Ethan Iverson is sitting on the couch in his sunlit Brooklyn living room, cradling a cup of espresso and trying out a theory about Igor Stravinsky. “You certainly can argue that prog-rock comes from The Rite of Spring,” he says. “There’s a very literal line.”
Iverson thinks Dave Brubeck belongs on that line too: Like Stravinsky, he made “chanty tunes with odd meters that somehow people liked,” explains the pianist, 41. The same could be said for the Bad Plus, the raucous improvising trio that Iverson co-founded 14 years ago. The band has always made a kind of outsider art, so a mixed lineage feels like the right one.
In March the Bad Plus released their own full-length tangle with The Rite of Spring, Stravinsky’s masterwork. Recorded in a flash after years of preparation, the band’s ninth studio album turns the orchestral work on its side. Its simple piano-bass-drums instrumentation exposes the original score’s stark underbody, with buzzing component parts and grease fires waiting to ignite. Iverson’s piano becomes a fine-pointed instrument, sometimes brittle, sometimes steely; in place of a symphony orchestra, his left hand often collides with Dave King’s kick drum and Reid Anderson’s smoky bass to dispatch full-spectrum booms. This is the Bad Plus’ first album with hardly any improvisation, but it feels intimately connected to their previous work.
Back in 2003, Esquire magazine wondered whether These Are the Vistas-the Bad Plus’ Columbia Records debut, a mash of reconstituted pop tunes and ruggedly quizzical originals-could “single-handedly make jazz relevant again.” Rolling Stone put the disc on its best-of-the-year list. Pitchfork praised it. Parts of the jazz world played along appreciatively, but others wailed a lament: Excuse us-these guys with the cute beards and the Mr. Clean tops, who sound more like Stockhausen than Coltrane? You like them because of their Nirvana cover, and they’re supposed to save The Music? How about some press for Roy Hargrove’s celebrity-studded crossover album, or Nicholas Payton’s provocative one, both released that same year?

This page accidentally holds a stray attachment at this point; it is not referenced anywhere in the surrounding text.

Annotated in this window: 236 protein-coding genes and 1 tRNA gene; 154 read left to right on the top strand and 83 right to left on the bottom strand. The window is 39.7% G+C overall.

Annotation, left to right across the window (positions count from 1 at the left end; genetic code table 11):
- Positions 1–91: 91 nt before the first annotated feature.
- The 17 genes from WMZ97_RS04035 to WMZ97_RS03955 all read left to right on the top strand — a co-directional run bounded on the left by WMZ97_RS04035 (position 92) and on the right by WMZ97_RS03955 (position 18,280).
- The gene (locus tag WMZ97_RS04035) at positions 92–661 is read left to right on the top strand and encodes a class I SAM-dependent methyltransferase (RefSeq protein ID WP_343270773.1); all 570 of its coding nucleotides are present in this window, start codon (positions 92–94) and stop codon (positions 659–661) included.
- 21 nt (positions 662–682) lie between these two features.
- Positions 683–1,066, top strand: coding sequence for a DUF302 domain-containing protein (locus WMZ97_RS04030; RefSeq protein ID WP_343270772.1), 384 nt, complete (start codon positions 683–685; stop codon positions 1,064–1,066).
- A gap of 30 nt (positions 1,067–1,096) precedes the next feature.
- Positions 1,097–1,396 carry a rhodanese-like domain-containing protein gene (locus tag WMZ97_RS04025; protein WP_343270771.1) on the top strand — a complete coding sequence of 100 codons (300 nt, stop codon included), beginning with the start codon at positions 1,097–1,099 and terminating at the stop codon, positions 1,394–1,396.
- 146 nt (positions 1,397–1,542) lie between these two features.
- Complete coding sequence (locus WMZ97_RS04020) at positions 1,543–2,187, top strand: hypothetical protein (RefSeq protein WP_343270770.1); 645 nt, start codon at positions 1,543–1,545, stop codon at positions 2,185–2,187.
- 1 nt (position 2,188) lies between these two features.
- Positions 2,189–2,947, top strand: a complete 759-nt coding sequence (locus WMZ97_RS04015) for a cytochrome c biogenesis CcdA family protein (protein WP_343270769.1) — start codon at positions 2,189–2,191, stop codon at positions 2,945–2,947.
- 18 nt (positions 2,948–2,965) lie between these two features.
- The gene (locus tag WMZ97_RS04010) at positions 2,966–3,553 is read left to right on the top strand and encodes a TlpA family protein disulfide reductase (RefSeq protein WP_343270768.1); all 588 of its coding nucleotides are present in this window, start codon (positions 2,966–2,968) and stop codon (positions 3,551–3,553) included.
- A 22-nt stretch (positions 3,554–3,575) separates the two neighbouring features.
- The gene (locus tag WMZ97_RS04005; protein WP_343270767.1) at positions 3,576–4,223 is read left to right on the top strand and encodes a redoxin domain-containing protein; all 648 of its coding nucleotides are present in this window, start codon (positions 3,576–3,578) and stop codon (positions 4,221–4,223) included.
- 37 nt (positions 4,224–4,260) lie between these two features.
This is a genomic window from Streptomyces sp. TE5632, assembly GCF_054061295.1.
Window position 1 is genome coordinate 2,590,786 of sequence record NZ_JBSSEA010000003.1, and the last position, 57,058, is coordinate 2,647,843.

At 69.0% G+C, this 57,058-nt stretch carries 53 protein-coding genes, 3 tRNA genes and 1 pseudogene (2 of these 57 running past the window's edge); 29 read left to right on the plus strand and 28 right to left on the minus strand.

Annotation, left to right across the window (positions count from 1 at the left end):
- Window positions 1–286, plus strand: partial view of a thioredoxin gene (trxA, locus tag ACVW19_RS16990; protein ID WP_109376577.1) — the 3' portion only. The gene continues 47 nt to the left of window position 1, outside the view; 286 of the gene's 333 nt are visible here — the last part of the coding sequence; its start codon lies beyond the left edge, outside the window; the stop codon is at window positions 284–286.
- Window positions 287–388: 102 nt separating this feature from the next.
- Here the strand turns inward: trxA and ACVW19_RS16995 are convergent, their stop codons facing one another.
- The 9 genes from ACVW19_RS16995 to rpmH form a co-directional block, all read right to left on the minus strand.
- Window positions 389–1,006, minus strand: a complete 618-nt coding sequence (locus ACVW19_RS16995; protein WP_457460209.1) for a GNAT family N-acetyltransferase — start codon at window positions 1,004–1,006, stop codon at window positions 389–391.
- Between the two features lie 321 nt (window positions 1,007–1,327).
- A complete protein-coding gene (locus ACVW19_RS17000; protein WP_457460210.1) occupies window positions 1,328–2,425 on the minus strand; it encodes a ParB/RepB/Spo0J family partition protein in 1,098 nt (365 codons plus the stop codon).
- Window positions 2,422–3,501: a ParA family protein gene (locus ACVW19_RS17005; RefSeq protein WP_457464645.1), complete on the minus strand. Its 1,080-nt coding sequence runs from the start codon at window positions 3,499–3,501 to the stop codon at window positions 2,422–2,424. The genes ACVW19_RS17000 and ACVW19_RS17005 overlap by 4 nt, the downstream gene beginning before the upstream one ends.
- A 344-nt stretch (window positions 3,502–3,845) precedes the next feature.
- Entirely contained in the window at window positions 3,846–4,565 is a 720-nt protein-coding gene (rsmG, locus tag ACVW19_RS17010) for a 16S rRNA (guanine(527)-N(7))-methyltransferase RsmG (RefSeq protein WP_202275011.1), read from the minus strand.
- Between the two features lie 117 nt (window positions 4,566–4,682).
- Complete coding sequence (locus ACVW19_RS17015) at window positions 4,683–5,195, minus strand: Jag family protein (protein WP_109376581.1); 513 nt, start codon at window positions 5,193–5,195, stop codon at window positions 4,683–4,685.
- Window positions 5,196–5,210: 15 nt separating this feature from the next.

Right. And yet. “None of the three of us said that we were the future of jazz,” Iverson reminded JazzTimes in 2004. The Bad Plus had catapulted in just a few years to the top of modern jazz’s minor fiefdom, but in a sense they’d always been working the perimeter, finding places where boundaries could be breached and tendencies tested. These guys were manning a powerful vessel, but they knew it wasn’t a tugboat for anyone’s tradition.
More immediately interesting than all that is what happened afterward. The Bad Plus became one of the least surprising bands in improvised music. Not in a bad way-persistence can prove a point-but in a way that made it hard to write new headlines.
When the Bad Plus first found acclaim, they got on the road quickly, playing more than 100 shows across four continents in 2003 alone. They’ve maintained an equally relentless touring schedule through today, and never once hired a sub. Individually, they haven’t allowed sideman projects to eclipse the trio. King never even moved to New York to join the scene.
So for a decade and a half this trio has tested and retested its formula, often in covers but more thoroughly in subtly disfigured originals. It has continued to make small discoveries within a closed circuit, and reinforced a methodology. “It’s a folkloric music of our own dimensions. I really believe that,” says King, 43. “We’re our own little art project. It’s our little portion of the music that we’ve been able to have an effect on.” The Rite of Spring doesn’t change any of that, but maybe it thickens their portion.